At any rate, the book is terrible. When Chernow wanted us to imagine what might have happened when Rockefeller proposed, though, it veered from simply bad analysis and writing to outright fiction.

But there’s always another book about a rich asshole being written, and hopefully, my research into the Johnson & Johnson dynasty will go better.

When biographies say one thing but describe another: Chernow’s Titan

As y’all might know, I’m a pretty critical reader, so it is very hard to read biographies of wealth.

I’m reading the a bio of John D. Rockefeller, Titan, by Ron Chernow. Like the bio of wealth I read before it, about J. Paul Getty, it is awful, full of prattling about willpower and concentration while describing mere ruthlessness and opportunity and ignoring chance.

So, Titan wants to present Rockefeller as a genius – a man of rare intellectual ability, concentration, and willpower, who brought an empire into being out of nothingness. But the actual story doesn’t seem to support that analysis.

John D. Rockefeller was, without doubt, a hardworking and skilled businessman. There are a lot of those, though. The narrative of his success, as told in the book, is stated to be one of genius but the events tell a different story. Titan tells of a talented businessman who, in his youth, started a commodities business on the eve of the Civil War. The remarkable success of his commodities business wasn’t due to any particular or unusual talents of Rockefeller, but his good luck to be a Cleveland businessman during the Civil War. Ohio was the breadbasket of the Union Army, and people who bought and sold foodstuffs made a lot of money. Rockefeller did not anticipate the war; he simply went into what he thought would be a profitable business, and before the war, it was profitable but not remarkable.

Then during the war, flush with cash from profitable wartime commodities trading, a man came along looking for funding for oil fields in Titusville, Pennsylvania, less than a day away from Cleveland. Rockefeller, at the time, did not think very much of the oil industry, which hadn’t taken off. He was simply a local businessman in the nearest city of note who happened to have a lot of money due to circumstances beyond his control. Rockefeller knew nothing about the oil business, then, and didn’t think it would amount to much, just a side business to his commodities trading.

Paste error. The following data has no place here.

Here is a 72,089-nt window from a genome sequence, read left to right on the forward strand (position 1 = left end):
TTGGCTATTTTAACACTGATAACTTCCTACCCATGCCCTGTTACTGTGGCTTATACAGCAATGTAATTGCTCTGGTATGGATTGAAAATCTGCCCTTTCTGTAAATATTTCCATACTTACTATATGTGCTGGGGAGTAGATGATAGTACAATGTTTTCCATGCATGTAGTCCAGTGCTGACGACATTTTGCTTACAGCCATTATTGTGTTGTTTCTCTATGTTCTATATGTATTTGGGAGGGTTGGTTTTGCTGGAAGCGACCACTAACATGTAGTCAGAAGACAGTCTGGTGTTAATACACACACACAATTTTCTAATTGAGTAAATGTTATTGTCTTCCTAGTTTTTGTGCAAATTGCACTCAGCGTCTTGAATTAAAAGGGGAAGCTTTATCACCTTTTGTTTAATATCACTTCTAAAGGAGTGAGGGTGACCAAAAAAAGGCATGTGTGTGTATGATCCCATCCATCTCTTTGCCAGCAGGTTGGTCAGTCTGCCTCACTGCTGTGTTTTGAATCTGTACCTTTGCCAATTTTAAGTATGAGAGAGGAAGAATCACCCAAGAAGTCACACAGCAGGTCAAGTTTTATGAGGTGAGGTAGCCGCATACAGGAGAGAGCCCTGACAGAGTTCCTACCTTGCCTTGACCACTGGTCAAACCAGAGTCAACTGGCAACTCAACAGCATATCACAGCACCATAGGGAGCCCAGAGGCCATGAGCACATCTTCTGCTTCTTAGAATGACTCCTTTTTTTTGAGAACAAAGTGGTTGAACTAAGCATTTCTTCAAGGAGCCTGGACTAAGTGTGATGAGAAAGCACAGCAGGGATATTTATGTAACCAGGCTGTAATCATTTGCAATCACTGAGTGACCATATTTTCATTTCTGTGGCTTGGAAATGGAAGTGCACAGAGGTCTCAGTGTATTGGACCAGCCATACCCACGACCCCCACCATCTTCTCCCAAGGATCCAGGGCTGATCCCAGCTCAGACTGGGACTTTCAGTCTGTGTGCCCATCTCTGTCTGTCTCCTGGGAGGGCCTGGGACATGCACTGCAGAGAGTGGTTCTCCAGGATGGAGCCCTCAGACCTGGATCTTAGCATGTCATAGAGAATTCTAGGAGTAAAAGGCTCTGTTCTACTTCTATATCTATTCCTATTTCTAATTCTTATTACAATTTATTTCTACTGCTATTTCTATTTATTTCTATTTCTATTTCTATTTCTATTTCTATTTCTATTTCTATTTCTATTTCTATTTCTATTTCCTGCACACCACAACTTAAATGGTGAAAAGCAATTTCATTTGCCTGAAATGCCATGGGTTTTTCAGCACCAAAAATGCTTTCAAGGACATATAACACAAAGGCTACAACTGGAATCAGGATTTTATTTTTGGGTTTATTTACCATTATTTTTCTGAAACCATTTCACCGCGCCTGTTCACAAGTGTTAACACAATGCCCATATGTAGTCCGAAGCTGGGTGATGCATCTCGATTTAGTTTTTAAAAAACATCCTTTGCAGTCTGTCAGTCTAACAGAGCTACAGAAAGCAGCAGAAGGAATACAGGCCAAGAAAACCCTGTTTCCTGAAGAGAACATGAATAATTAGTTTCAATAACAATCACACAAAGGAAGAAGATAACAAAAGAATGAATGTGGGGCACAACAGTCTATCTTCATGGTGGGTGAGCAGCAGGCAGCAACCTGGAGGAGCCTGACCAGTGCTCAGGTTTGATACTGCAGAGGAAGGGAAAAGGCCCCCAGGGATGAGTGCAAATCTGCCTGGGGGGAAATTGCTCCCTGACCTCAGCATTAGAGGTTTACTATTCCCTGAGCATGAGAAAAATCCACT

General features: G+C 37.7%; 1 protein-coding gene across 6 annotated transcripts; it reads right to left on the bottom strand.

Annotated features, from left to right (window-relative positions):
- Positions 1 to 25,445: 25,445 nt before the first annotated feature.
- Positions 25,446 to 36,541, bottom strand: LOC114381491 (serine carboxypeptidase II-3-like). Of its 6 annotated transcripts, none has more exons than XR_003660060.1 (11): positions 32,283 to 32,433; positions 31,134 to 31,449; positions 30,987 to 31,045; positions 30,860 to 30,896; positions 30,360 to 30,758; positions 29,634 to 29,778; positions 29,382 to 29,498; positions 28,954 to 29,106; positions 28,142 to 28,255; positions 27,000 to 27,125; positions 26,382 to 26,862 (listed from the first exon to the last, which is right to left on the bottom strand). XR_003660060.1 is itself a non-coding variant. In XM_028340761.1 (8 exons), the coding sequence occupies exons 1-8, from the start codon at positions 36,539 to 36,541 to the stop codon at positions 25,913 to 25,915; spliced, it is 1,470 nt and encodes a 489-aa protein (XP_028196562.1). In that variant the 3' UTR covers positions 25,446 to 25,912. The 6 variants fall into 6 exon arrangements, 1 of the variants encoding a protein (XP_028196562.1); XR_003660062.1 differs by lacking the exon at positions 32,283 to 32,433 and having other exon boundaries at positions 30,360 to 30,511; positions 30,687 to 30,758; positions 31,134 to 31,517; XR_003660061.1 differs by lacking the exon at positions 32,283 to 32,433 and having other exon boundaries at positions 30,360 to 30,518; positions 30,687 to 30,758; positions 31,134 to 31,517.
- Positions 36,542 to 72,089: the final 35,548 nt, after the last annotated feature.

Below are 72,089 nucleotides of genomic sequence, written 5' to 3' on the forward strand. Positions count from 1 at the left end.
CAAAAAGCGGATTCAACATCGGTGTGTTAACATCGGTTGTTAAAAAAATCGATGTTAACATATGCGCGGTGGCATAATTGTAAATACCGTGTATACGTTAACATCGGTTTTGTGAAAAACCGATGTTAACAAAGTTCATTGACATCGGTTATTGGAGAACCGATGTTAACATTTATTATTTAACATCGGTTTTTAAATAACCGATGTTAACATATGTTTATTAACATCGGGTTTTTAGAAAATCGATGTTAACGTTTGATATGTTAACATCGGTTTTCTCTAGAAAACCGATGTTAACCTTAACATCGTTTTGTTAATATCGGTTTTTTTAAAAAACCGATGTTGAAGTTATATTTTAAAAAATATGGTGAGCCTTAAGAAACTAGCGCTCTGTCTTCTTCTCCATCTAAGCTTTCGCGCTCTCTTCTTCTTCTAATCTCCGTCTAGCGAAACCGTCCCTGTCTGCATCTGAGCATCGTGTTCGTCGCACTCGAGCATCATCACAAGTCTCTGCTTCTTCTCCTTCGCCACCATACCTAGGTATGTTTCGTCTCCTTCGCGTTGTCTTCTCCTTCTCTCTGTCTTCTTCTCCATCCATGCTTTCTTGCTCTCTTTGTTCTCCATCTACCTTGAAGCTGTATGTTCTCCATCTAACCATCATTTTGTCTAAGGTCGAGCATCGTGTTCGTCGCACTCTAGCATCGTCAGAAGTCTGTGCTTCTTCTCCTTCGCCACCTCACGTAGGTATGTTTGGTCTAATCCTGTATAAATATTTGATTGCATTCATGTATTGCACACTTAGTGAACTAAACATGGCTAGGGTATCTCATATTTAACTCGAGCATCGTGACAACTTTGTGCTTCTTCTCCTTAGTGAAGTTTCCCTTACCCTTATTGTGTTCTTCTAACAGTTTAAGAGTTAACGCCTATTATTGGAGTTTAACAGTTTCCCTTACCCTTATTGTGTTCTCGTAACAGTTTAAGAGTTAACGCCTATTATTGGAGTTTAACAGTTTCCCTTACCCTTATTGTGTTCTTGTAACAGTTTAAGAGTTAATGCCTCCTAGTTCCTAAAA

This is not the origin story of genius. Unlike the man who intuited that Pennsylvania petroleum could be refined into a cheap illuminant (in this case, kerosene), Rockefeller didn’t have the vision of a future market in mind. Unlike the Yale professor who discovered the refining process, Rockefeller did not have the scientific acumen to process raw petroleum into finished products. And unlike the engineer who figured out how to drill for oil, Rockefeller added nothing to the extraction.  He was just there with money.

As I said, one dollar is much like another, and one businessman is much like the other.

But at no point in discussing the origin of John D. Rockefeller’s origin does Chernow admit that chance played a big role in the creation of Standard Oil. Despite his numerous descriptions of the various ways that chance played a role in creating Rockefeller’s wealth, the book presents this advance as not primarily luck but unusual abilities. I believe this is to retain the narrative that the intellectually undistinguished Rockefeller nevertheless has some unique quality – a genius – that justified his incredible wealth. The other story – the one where a talented but mostly unremarkable businessman found himself in the right place at the right time – is far less heroic, after all, and makes business success seem more like circumstance than ability. The narrative of that circumstance is more important than ability is contrary to capitalism’s ideology, and is avoided in the United States.

That is precisely what Chernow describes. It could have been any capable businessman with four grand in his pocket that started Standard Oil. Any at all.

Another example of how atrocious Titan is, Chernow never once considers that part of the reason that Rockefeller didn’t fight in the Civil War was that Rockefeller didn’t want to get shot. The possibility that cowardice might have been at the root of Rockefeller avoiding the Civil War was not brought up. It is an interesting lacuna.  When a possibility is unpalatable to a capitalist-loving audience, Chernow simply dispenses with it.  There is considerable irony because Chernow does acknowledge that Rockefeller had a selective memory.